Day After (or 2 or 3) Report: Camas Championmakers

Jon Eagle, Jack Colletto

Apparently the high school football season ended Saturday night in the Tacoma Dome.
I’m not ready for it to be finished, though.
So here is one more report. A Day After the Day After the Day After Camas won the Class 4A State Championship Football Game Report!
Why? Because Camas won the state championship! Because this doesn’t happen very often in Clark County. Because, because, because I want to keep writing about football!
Hope you don’t mind.

Camas completes 14-0 season, becoming second big-school from Clark County to win a state football title. Quarterback Jack Colletto (No. 9 in the above photo) credited coach Jon Eagle for the perfect season. Colletto said Eagle let his players do their thing but also demanded attention to detail. When the players needed it, Eagle got after them. Eagle used a perfect balance of praise and criticism to get the best out of this team.

Start with The Stop:
Camas had taken a 17-14 lead over Richland midway through the third quarter, but the Bombers responded with a long drive to get into the red zone.
In the first minute of the fourth quarter, the Bombers faced a fourth-and-1 from the Camas 14-yard line. Rather than trying for a tying field goal, the Bombers went for the first down.
Richland ran sideways, to the short side of the field, and the ball carrier was shoved out of bounds by Camas defensive back Sedric Ruiter. It would depend on the spot.
Actually, it turned out it was not even close. Ruiter and the Camas defense stuffed that play like they knew it was coming.
Like they knew it was coming.
You know what? They did.
After the game, I was talking to a couple of coaches about that play. As a football fan and observer, I wondered aloud why a team would try a play like that. Sure, I understand going for it on fourth down there. The Bombers were trying to win the game, not just get a tie. And in high school football, a 32-yard field goal is not an automatic. However, I can’t stand when teams run outside to the short side of the field against a great, fast defense. If one is going to run outside the tackles, at least go to the open side of the field, so the running back has a chance to win a race to the sideline.
Then again, I’d only seen Richland play once this season. The Camas coaches had plenty of video on the Bombers. I was told this was Richland’s bread-and-butter play on short-yardage situations.
I countered, “So you were happy they tried this play, right?”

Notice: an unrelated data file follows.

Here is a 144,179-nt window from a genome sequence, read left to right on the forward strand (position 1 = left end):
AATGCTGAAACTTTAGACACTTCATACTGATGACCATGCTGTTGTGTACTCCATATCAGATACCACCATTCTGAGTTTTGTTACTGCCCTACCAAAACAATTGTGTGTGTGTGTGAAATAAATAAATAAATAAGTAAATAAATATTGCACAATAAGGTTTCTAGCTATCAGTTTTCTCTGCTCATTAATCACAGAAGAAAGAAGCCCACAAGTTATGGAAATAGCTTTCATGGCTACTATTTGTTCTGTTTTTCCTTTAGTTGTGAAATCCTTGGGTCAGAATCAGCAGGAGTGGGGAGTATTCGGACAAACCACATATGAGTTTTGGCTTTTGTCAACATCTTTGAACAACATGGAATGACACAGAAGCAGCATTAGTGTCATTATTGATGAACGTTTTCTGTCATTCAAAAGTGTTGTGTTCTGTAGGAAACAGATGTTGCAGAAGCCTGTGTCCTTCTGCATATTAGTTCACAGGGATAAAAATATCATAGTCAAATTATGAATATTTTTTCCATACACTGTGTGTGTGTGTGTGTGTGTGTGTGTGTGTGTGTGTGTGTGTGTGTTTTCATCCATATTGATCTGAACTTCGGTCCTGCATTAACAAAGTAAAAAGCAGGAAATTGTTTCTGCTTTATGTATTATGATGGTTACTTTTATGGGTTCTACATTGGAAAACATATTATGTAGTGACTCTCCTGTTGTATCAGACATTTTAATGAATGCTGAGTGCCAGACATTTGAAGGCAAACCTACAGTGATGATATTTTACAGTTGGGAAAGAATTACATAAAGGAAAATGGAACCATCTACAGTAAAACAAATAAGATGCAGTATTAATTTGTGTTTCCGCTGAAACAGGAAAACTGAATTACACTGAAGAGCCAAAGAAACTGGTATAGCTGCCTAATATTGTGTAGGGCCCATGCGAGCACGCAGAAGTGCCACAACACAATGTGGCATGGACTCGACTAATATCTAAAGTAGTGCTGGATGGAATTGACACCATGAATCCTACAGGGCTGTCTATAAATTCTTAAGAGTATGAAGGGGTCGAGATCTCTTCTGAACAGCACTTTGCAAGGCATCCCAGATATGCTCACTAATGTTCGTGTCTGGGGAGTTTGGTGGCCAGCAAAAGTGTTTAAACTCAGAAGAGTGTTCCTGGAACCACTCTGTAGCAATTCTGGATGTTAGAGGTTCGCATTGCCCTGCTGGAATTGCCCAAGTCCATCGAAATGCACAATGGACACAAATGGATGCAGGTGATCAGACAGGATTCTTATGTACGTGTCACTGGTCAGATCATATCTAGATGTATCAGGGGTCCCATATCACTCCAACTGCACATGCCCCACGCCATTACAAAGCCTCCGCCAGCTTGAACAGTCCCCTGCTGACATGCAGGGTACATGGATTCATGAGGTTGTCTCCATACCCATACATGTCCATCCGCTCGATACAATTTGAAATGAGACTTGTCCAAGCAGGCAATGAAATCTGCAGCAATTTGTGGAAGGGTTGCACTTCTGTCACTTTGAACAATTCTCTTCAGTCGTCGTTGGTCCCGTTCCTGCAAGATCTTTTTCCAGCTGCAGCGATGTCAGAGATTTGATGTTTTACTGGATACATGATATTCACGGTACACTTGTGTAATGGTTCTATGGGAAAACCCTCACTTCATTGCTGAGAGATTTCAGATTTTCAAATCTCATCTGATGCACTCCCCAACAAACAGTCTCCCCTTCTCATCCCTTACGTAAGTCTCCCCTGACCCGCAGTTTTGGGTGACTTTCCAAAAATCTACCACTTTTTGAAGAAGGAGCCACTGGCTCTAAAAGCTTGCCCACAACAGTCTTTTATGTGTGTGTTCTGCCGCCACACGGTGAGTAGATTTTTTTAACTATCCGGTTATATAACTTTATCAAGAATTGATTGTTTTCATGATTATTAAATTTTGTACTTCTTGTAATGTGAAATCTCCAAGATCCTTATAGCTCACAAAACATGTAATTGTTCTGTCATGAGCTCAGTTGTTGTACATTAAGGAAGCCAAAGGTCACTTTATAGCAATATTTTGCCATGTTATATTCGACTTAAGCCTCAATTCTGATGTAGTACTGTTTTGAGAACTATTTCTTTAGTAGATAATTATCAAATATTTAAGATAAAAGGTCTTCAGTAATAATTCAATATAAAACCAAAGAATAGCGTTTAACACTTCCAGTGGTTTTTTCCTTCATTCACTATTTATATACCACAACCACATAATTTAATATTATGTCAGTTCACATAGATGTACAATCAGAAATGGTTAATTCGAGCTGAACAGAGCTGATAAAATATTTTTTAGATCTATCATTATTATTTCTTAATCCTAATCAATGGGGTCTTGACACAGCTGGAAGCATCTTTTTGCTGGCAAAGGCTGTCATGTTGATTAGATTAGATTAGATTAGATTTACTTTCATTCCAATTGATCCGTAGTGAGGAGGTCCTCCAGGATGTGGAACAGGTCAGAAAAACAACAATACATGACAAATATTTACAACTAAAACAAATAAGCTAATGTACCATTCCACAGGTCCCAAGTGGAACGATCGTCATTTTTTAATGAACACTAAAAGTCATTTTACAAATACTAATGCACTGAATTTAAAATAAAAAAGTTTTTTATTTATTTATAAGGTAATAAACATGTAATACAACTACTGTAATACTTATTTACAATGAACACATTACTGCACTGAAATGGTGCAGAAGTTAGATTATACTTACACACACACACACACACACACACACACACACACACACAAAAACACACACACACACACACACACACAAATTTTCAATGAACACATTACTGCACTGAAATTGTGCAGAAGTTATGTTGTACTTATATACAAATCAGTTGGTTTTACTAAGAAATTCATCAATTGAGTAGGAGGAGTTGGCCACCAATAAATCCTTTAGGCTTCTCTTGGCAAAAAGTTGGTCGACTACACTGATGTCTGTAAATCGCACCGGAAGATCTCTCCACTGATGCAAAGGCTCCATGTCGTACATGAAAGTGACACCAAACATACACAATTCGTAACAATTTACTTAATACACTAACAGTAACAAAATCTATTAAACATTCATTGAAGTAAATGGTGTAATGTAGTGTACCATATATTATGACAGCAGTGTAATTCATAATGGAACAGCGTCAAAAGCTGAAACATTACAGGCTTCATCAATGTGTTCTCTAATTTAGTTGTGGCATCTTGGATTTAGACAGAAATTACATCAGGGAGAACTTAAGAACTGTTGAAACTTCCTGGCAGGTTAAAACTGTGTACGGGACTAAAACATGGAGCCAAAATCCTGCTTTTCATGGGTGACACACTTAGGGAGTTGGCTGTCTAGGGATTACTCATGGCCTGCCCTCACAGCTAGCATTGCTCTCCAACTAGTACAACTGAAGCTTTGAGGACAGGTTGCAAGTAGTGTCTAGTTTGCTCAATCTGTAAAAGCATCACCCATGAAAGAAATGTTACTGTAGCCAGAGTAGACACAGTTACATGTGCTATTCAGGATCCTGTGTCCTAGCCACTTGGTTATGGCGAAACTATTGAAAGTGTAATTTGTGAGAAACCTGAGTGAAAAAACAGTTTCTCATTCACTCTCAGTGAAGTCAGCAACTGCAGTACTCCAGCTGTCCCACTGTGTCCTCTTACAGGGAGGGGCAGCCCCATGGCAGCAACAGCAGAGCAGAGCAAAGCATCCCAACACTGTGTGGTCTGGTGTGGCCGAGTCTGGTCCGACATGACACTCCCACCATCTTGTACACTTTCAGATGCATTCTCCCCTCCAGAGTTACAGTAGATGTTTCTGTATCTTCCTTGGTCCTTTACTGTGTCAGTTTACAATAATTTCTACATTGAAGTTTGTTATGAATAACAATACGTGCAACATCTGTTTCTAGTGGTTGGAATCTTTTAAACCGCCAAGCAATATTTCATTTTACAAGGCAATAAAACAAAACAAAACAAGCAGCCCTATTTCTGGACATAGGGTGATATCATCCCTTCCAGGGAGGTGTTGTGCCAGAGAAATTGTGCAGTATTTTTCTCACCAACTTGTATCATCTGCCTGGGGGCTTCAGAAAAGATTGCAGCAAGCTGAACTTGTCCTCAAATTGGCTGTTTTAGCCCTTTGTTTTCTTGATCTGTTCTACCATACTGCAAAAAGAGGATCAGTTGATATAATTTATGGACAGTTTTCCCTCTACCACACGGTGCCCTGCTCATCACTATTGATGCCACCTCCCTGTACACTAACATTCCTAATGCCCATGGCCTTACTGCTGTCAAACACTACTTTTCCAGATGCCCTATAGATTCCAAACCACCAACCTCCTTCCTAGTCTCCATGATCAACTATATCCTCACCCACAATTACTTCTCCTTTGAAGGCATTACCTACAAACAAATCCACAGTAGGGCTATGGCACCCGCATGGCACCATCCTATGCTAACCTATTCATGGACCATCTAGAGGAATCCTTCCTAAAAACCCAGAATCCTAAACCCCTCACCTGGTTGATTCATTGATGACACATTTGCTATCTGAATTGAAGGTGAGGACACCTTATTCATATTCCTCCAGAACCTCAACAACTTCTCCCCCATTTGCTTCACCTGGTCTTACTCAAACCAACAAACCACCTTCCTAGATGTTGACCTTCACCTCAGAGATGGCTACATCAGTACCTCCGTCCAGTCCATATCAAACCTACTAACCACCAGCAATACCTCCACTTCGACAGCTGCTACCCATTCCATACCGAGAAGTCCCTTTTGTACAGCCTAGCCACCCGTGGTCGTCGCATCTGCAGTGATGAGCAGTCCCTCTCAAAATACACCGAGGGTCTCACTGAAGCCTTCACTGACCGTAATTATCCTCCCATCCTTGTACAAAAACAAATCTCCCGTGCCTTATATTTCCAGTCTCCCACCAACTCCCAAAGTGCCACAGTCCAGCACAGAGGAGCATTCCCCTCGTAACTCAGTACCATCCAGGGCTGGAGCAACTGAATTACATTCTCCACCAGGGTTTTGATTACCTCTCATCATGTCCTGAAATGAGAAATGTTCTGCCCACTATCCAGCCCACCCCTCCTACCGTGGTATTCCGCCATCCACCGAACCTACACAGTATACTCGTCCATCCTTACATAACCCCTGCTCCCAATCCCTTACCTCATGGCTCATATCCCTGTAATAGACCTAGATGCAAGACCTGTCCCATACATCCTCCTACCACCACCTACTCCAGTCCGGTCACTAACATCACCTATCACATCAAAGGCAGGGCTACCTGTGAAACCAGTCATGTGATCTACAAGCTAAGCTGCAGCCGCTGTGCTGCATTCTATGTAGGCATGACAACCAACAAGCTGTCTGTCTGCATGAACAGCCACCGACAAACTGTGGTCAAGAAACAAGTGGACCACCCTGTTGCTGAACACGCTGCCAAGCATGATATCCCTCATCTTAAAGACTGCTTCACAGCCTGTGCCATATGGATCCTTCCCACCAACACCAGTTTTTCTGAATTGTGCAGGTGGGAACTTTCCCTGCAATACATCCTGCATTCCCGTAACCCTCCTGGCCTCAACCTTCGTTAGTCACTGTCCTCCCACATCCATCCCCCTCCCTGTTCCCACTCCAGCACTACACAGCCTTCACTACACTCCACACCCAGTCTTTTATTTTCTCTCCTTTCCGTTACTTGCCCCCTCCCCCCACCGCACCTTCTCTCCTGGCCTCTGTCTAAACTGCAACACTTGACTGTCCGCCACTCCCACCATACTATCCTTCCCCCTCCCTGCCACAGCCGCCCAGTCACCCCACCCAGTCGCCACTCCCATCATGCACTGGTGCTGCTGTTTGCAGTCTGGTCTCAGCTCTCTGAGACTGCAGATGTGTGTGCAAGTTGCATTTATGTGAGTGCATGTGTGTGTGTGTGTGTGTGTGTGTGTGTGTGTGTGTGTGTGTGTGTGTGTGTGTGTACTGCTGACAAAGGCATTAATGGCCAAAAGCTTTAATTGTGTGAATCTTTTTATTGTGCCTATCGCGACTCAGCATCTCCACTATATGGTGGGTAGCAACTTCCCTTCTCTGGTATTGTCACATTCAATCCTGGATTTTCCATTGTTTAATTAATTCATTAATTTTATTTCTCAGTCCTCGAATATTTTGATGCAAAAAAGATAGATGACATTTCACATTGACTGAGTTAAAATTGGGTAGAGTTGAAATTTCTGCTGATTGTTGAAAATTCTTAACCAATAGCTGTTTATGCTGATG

“We knew it was coming,” the coach answered.
Still, these were two of the best teams in Washington going at it for a perfect season and a state title. Even if both teams know what play is coming, it still boils down to which team is going to execute. Sedric Ruiter got the tackle. The stop. And the momentum returned to the Papermakers.
Now here is what makes this play, and the aftermath, even more interesting for football fans. Both teams played like champions immediately after The Stop.
Consider this: One of the reasons Richland went for the first down right there is because the Bombers figured their defense was playing good enough that even if they didn’t get the first down, they’d still have a chance to win the game later.
Sure enough, the Bombers did stop Camas’ next drive. The Papermakers did punt the ball back to Richland, still just up by three points. The Bombers did get the ball back again with a chance to take the lead.
But another part of the aftermath of The Stop is the Camas offense also did its job. The Papermakers might not have scored, but they did pick up four first downs. They got as far as the Richland 38-yard line before a penalty brought them back to midfield.
Camas would punt, but the field position had flipped. Richland started its next drive at the 20-yard line.
This series of events is what helps make football such a great game. And what made this such a compelling championship game. These two undefeated teams put on an incredible display.

Few more defensive gems:
Richland went four plays on its first drive, then three-and-out on its next two. On the fourth drive, Camas’ Isaiah Abdul intercepted a pass.
In the fourth quarter, with Richland trailing by three points, Camas’ Marshall McIvor harassed the quarterback and then Cody Jackson finished the QB with a sack, setting up third-and-long. After an incomplete pass, Richland would punt. Camas would score on the ensuing possession to take a 10-point lead.
Then there was Jack Colletto getting an interception to seal the victory.
Wait. I’m forgetting one. Yes, Sedric Ruiter’s fourth-down stop has to be one of the biggest plays in Camas history but before he could do that, Ryan Rushall had to make his mark on defense.
Richland went for it on fourth-and-1 from its own 29-yard line at the beginning of that same drive. Quarterback Paxton Stevens found a hole and picked up the first down easily but also took off for 13 yards. It was only 13 yards, though, because Rushall made an open-field tackle. Without Rushall, it’s very possible Stevens would have gone 71 yards for a touchdown and a Richland lead.
Michael Matthews led Camas with 7 tackles. Sedric Ruiter had six tackles. Matthews, Cooper McNatt, and Jackson each had tackles for loss for the Papermakers.